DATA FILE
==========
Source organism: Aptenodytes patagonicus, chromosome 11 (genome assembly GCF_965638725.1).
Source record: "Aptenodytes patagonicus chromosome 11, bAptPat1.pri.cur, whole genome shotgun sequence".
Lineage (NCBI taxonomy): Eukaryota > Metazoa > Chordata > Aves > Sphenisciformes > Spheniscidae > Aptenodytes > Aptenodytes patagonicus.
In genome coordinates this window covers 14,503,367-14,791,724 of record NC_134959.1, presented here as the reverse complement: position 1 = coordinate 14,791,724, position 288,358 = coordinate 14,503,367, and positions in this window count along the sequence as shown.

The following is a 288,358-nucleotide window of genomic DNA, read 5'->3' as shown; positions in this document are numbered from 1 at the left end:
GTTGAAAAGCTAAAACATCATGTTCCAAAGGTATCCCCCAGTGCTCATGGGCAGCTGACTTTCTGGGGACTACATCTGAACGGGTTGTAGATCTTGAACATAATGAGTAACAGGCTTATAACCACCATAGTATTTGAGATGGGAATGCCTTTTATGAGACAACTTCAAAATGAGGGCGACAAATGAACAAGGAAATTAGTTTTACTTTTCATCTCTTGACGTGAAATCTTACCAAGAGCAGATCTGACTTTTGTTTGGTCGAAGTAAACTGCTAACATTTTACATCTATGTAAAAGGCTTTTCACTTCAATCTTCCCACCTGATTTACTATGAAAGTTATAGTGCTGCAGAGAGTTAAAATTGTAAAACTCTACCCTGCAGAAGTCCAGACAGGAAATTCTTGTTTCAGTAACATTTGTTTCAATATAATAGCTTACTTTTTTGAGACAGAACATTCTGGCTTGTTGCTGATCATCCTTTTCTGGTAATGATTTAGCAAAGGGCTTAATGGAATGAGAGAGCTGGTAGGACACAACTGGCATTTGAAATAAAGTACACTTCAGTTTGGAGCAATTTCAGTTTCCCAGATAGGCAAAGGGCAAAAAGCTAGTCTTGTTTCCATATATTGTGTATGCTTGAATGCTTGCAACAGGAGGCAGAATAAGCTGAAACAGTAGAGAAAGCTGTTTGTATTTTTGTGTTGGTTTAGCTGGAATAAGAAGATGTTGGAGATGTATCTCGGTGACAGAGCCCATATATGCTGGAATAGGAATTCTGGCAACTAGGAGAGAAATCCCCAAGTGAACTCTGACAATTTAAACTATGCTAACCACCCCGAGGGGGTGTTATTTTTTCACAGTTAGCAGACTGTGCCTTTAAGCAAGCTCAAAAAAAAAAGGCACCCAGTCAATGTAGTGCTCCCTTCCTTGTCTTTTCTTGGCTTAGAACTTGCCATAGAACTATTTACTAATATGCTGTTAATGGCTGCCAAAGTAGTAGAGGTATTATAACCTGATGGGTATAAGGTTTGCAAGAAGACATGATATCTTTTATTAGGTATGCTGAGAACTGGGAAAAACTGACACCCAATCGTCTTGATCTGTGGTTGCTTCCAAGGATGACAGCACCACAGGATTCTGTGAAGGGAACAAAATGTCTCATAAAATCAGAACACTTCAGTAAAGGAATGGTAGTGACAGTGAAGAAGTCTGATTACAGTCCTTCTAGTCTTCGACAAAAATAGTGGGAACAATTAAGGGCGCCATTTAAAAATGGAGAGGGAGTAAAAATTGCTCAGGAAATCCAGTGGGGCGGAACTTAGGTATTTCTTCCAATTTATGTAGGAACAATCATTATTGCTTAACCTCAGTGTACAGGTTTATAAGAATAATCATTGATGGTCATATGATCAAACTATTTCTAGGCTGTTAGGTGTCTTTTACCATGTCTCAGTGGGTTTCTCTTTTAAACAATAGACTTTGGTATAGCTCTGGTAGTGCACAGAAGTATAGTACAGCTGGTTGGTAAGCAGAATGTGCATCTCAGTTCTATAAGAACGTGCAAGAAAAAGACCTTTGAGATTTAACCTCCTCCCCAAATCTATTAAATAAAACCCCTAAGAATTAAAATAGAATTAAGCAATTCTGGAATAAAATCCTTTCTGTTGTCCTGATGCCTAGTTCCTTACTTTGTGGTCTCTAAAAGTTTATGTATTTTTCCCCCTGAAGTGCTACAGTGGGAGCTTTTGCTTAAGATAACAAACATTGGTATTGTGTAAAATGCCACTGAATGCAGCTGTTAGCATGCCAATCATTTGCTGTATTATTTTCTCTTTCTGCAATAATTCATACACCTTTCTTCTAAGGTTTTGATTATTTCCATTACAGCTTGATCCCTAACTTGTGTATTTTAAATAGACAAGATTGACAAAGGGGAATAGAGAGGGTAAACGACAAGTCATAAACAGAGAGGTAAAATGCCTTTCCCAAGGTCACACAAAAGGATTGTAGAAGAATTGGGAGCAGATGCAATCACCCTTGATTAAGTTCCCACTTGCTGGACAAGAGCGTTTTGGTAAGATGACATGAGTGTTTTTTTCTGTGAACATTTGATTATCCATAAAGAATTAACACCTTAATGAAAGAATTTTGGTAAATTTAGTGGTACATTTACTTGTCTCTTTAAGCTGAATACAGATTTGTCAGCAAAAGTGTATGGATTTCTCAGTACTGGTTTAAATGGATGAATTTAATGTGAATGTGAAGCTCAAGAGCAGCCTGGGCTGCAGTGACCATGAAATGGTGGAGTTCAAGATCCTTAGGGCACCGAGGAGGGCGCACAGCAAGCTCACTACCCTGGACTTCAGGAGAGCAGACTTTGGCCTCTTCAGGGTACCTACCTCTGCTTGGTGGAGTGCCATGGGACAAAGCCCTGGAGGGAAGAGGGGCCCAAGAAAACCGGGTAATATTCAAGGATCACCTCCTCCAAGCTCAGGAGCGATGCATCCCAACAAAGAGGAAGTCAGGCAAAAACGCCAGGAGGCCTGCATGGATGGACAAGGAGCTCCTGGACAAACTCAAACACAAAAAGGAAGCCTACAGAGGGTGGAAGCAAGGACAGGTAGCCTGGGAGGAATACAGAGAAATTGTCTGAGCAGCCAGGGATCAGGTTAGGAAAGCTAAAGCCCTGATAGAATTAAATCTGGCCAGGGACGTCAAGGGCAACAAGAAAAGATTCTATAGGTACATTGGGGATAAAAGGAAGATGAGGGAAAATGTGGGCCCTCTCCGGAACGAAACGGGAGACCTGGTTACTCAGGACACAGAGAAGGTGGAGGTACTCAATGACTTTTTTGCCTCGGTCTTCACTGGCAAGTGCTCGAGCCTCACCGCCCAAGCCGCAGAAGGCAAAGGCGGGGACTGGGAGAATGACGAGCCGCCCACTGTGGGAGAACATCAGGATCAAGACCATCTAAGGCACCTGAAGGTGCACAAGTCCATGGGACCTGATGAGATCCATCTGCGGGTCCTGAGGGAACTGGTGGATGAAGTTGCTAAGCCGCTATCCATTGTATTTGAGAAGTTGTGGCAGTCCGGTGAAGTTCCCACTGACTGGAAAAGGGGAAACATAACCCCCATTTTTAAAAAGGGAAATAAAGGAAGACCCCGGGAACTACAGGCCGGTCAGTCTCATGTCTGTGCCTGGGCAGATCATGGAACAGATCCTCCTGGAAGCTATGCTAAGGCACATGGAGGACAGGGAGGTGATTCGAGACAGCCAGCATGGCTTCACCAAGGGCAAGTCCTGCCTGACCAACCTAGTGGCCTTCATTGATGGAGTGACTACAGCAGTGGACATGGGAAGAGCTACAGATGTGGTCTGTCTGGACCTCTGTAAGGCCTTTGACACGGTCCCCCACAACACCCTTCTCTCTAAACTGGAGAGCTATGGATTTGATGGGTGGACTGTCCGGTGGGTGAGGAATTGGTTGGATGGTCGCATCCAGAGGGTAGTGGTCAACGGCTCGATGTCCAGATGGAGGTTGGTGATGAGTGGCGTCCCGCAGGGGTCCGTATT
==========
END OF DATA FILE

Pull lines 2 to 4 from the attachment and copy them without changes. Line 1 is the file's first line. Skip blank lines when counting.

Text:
Source record: "Aptenodytes patagonicus chromosome 11, bAptPat1.pri.cur, whole genome shotgun sequence".
Lineage (NCBI taxonomy): Eukaryota > Metazoa > Chordata > Aves > Sphenisciformes > Spheniscidae > Aptenodytes > Aptenodytes patagonicus.
In genome coordinates this window covers 14,503,367-14,791,724 of record NC_134959.1, presented here as the reverse complement: position 1 = coordinate 14,791,724, position 288,358 = coordinate 14,503,367, and positions in this window count along the sequence as shown.